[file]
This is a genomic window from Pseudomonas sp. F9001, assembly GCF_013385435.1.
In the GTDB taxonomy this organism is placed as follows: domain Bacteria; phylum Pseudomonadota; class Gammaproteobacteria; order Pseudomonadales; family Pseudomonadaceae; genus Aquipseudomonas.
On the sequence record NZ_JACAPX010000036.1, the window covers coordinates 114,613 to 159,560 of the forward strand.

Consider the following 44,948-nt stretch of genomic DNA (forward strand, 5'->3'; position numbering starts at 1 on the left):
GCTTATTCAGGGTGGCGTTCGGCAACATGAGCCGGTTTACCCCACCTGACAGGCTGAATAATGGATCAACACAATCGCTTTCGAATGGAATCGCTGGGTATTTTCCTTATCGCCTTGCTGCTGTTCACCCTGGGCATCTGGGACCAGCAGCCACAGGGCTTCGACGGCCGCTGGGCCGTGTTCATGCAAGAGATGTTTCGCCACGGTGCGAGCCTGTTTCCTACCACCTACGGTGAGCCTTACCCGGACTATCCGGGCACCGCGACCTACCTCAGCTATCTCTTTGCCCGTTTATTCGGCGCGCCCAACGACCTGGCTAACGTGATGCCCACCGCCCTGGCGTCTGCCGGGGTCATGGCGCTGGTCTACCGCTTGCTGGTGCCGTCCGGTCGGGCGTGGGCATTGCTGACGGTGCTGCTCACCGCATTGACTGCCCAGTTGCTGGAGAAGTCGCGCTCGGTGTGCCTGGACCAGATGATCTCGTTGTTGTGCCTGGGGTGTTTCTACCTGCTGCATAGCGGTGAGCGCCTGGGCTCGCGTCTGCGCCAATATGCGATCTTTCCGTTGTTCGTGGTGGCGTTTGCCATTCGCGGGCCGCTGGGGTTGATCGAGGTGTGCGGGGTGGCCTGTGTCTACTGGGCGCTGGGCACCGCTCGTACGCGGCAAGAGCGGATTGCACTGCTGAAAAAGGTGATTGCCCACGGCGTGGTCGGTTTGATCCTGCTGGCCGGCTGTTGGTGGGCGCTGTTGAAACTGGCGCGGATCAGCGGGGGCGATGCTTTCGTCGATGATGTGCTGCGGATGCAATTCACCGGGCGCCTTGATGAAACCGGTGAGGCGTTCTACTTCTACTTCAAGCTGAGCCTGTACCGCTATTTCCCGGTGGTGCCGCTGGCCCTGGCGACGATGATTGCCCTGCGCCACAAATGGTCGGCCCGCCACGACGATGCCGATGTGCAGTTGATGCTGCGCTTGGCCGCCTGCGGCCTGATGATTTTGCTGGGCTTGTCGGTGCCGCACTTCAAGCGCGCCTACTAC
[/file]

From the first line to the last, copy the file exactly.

This is a genomic window from Pseudomonas sp. F9001, assembly GCF_013385435.1.
In the GTDB taxonomy this organism is placed as follows: domain Bacteria; phylum Pseudomonadota; class Gammaproteobacteria; order Pseudomonadales; family Pseudomonadaceae; genus Aquipseudomonas.
On the sequence record NZ_JACAPX010000036.1, the window covers coordinates 114,613 to 159,560 of the forward strand.

Consider the following 44,948-nt stretch of genomic DNA (forward strand, 5'->3'; position numbering starts at 1 on the left):
GCTTATTCAGGGTGGCGTTCGGCAACATGAGCCGGTTTACCCCACCTGACAGGCTGAATAATGGATCAACACAATCGCTTTCGAATGGAATCGCTGGGTATTTTCCTTATCGCCTTGCTGCTGTTCACCCTGGGCATCTGGGACCAGCAGCCACAGGGCTTCGACGGCCGCTGGGCCGTGTTCATGCAAGAGATGTTTCGCCACGGTGCGAGCCTGTTTCCTACCACCTACGGTGAGCCTTACCCGGACTATCCGGGCACCGCGACCTACCTCAGCTATCTCTTTGCCCGTTTATTCGGCGCGCCCAACGACCTGGCTAACGTGATGCCCACCGCCCTGGCGTCTGCCGGGGTCATGGCGCTGGTCTACCGCTTGCTGGTGCCGTCCGGTCGGGCGTGGGCATTGCTGACGGTGCTGCTCACCGCATTGACTGCCCAGTTGCTGGAGAAGTCGCGCTCGGTGTGCCTGGACCAGATGATCTCGTTGTTGTGCCTGGGGTGTTTCTACCTGCTGCATAGCGGTGAGCGCCTGGGCTCGCGTCTGCGCCAATATGCGATCTTTCCGTTGTTCGTGGTGGCGTTTGCCATTCGCGGGCCGCTGGGGTTGATCGAGGTGTGCGGGGTGGCCTGTGTCTACTGGGCGCTGGGCACCGCTCGTACGCGGCAAGAGCGGATTGCACTGCTGAAAAAGGTGATTGCCCACGGCGTGGTCGGTTTGATCCTGCTGGCCGGCTGTTGGTGGGCGCTGTTGAAACTGGCGCGGATCAGCGGGGGCGATGCTTTCGTCGATGATGTGCTGCGGATGCAATTCACCGGGCGCCTTGATGAAACCGGTGAGGCGTTCTACTTCTACTTCAAGCTGAGCCTGTACCGCTATTTCCCGGTGGTGCCGCTGGCCCTGGCGACGATGATTGCCCTGCGCCACAAATGGTCGGCCCGCCACGACGATGCCGATGTGCAGTTGATGCTGCGCTTGGCCGCCTGCGGCCTGATGATTTTGCTGGGCTTGTCGGTGCCGCACTTCAAGCGCGCCTACTAC